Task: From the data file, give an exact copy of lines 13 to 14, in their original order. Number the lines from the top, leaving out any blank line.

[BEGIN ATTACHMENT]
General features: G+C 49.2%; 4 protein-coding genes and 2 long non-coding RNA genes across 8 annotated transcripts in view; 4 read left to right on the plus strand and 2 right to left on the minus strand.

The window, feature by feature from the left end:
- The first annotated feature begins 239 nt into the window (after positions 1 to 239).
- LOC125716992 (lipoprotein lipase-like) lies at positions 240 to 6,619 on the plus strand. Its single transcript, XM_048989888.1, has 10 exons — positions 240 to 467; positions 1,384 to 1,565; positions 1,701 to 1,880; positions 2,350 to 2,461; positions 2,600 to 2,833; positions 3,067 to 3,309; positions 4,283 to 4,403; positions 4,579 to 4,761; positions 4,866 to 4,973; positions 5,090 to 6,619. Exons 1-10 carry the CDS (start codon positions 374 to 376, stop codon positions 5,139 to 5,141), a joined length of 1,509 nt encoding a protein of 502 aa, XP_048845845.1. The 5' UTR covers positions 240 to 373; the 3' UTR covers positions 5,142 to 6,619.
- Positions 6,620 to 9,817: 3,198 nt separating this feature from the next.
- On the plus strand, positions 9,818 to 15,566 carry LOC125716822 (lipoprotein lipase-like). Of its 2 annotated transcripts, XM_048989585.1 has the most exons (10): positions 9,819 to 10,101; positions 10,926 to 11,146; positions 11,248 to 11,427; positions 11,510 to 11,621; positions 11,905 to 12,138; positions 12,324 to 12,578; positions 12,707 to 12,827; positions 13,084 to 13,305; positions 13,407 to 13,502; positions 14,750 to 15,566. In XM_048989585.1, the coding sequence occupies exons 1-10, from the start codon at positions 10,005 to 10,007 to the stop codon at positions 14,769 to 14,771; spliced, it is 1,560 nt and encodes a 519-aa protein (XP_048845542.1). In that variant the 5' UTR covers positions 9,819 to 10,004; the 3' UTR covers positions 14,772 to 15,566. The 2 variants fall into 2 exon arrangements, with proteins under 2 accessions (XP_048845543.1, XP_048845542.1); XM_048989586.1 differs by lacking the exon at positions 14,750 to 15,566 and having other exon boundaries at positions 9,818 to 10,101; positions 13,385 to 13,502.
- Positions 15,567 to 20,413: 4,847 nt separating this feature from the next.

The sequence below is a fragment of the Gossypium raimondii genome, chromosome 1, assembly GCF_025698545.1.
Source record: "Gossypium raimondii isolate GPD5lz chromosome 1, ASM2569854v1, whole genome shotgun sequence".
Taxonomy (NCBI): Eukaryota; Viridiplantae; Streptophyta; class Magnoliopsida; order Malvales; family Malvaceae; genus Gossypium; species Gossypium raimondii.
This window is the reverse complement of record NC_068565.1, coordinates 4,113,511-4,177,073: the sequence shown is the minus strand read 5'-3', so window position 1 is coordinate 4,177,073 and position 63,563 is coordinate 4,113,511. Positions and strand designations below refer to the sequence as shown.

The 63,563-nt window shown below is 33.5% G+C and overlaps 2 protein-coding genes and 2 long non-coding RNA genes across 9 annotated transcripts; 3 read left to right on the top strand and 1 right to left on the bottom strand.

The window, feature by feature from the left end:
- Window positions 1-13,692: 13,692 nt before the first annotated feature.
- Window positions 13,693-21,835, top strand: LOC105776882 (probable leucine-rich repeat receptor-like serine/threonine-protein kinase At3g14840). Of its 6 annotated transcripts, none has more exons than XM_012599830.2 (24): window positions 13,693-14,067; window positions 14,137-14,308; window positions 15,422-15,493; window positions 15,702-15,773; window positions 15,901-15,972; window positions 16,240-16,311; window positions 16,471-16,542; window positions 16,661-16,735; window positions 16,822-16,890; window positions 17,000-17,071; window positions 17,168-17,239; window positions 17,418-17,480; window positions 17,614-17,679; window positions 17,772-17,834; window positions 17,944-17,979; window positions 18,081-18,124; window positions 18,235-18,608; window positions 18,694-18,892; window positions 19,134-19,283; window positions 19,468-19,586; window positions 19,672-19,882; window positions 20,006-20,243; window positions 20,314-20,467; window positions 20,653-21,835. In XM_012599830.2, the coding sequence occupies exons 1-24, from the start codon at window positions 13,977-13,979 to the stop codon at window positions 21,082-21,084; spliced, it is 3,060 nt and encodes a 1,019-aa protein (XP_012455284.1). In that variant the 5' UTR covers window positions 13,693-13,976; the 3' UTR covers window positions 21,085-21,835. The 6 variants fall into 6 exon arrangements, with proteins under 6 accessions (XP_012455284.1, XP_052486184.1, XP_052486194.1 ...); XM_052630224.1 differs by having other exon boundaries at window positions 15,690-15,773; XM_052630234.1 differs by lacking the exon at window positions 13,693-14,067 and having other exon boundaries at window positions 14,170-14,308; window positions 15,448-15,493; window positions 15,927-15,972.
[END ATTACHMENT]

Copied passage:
The window, feature by feature from the left end:
- Window positions 1-13,692: 13,692 nt before the first annotated feature.